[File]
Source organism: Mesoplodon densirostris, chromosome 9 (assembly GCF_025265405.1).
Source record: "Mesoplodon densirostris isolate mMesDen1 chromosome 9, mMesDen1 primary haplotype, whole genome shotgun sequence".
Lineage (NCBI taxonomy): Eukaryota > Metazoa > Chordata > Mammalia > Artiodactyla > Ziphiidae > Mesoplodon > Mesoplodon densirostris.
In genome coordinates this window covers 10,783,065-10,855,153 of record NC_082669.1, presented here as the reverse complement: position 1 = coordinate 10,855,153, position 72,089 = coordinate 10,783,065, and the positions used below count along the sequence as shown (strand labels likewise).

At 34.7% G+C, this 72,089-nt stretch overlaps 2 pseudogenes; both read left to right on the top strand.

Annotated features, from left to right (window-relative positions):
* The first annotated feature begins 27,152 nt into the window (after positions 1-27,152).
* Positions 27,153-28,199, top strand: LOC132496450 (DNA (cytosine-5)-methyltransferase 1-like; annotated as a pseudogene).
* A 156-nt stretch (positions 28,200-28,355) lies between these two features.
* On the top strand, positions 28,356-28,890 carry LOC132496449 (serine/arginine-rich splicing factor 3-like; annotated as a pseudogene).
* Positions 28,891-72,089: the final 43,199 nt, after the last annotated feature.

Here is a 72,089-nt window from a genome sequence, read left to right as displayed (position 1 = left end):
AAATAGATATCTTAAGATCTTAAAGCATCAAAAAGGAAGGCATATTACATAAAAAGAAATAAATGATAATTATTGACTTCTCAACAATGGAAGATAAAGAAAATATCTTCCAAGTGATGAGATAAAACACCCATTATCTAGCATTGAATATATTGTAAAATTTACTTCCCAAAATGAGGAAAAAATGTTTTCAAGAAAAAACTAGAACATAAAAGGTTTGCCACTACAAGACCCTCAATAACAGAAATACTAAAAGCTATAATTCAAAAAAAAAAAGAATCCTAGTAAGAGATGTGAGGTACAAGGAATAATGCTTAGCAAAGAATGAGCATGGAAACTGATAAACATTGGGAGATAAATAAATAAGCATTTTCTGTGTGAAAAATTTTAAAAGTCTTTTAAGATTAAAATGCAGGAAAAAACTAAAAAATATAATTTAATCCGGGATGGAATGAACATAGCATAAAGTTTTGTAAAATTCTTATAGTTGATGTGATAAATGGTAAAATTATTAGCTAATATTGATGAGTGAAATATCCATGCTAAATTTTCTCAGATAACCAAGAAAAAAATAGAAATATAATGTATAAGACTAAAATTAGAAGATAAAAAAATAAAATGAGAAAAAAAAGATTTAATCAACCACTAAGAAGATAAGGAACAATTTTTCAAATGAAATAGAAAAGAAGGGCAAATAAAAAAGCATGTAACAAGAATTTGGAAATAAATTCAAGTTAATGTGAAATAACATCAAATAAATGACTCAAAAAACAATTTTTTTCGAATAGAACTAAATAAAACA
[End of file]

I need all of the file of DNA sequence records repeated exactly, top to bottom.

Source organism: Mesoplodon densirostris, chromosome 9 (assembly GCF_025265405.1).
Source record: "Mesoplodon densirostris isolate mMesDen1 chromosome 9, mMesDen1 primary haplotype, whole genome shotgun sequence".
Lineage (NCBI taxonomy): Eukaryota > Metazoa > Chordata > Mammalia > Artiodactyla > Ziphiidae > Mesoplodon > Mesoplodon densirostris.
In genome coordinates this window covers 10,783,065-10,855,153 of record NC_082669.1, presented here as the reverse complement: position 1 = coordinate 10,855,153, position 72,089 = coordinate 10,783,065, and the positions used below count along the sequence as shown (strand labels likewise).

At 34.7% G+C, this 72,089-nt stretch overlaps 2 pseudogenes; both read left to right on the top strand.

Annotated features, from left to right (window-relative positions):
* The first annotated feature begins 27,152 nt into the window (after positions 1-27,152).
* Positions 27,153-28,199, top strand: LOC132496450 (DNA (cytosine-5)-methyltransferase 1-like; annotated as a pseudogene).
* A 156-nt stretch (positions 28,200-28,355) lies between these two features.
* On the top strand, positions 28,356-28,890 carry LOC132496449 (serine/arginine-rich splicing factor 3-like; annotated as a pseudogene).
* Positions 28,891-72,089: the final 43,199 nt, after the last annotated feature.

Here is a 72,089-nt window from a genome sequence, read left to right as displayed (position 1 = left end):
AAATAGATATCTTAAGATCTTAAAGCATCAAAAAGGAAGGCATATTACATAAAAAGAAATAAATGATAATTATTGACTTCTCAACAATGGAAGATAAAGAAAATATCTTCCAAGTGATGAGATAAAACACCCATTATCTAGCATTGAATATATTGTAAAATTTACTTCCCAAAATGAGGAAAAAATGTTTTCAAGAAAAAACTAGAACATAAAAGGTTTGCCACTACAAGACCCTCAATAACAGAAATACTAAAAGCTATAATTCAAAAAAAAAAAGAATCCTAGTAAGAGATGTGAGGTACAAGGAATAATGCTTAGCAAAGAATGAGCATGGAAACTGATAAACATTGGGAGATAAATAAATAAGCATTTTCTGTGTGAAAAATTTTAAAAGTCTTTTAAGATTAAAATGCAGGAAAAAACTAAAAAATATAATTTAATCCGGGATGGAATGAACATAGCATAAAGTTTTGTAAAATTCTTATAGTTGATGTGATAAATGGTAAAATTATTAGCTAATATTGATGAGTGAAATATCCATGCTAAATTTTCTCAGATAACCAAGAAAAAAATAGAAATATAATGTATAAGACTAAAATTAGAAGATAAAAAAATAAAATGAGAAAAAAAAGATTTAATCAACCACTAAGAAGATAAGGAACAATTTTTCAAATGAAATAGAAAAGAAGGGCAAATAAAAAAGCATGTAACAAGAATTTGGAAATAAATTCAAGTTAATGTGAAATAACATCAAATAAATGACTCAAAAAACAATTTTTTTCGAATAGAACTAAATAAAACA